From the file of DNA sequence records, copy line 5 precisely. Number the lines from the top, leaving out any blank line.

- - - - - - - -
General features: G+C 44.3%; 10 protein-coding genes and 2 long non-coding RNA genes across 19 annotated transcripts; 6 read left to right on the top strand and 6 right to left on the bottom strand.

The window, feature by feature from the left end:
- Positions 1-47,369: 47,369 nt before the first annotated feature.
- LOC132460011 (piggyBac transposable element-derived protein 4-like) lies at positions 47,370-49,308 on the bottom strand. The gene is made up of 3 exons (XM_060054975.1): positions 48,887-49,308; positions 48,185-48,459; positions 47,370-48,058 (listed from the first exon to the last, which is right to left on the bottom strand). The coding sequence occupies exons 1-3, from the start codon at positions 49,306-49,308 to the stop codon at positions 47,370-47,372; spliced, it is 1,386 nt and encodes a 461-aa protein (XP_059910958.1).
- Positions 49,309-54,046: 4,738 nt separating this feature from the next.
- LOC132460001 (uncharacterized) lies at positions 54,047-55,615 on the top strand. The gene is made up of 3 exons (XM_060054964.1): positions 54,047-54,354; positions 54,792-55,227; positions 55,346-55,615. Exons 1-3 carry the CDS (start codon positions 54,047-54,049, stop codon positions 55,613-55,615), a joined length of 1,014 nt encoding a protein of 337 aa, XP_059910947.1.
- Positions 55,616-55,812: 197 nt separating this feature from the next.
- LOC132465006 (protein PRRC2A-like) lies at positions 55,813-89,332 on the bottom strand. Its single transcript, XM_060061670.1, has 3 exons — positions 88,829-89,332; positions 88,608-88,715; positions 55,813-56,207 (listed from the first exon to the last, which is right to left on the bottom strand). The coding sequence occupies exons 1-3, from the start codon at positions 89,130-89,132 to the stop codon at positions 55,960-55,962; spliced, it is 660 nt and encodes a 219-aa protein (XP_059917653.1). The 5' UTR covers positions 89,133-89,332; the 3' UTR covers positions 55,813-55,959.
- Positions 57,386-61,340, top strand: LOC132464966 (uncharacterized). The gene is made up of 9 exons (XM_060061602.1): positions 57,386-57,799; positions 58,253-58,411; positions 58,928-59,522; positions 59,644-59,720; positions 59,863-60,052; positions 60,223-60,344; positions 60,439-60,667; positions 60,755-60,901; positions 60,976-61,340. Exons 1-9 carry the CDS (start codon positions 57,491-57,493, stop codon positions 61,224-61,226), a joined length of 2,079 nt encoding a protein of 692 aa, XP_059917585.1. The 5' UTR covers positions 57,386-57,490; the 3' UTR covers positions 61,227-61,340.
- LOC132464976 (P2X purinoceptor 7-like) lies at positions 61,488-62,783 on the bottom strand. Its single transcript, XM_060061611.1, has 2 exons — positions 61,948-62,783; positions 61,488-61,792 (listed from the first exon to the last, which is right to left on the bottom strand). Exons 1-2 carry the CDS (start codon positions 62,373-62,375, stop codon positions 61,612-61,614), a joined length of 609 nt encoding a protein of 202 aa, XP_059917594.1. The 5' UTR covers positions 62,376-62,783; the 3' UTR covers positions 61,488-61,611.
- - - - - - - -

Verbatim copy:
- Positions 49,309-54,046: 4,738 nt separating this feature from the next.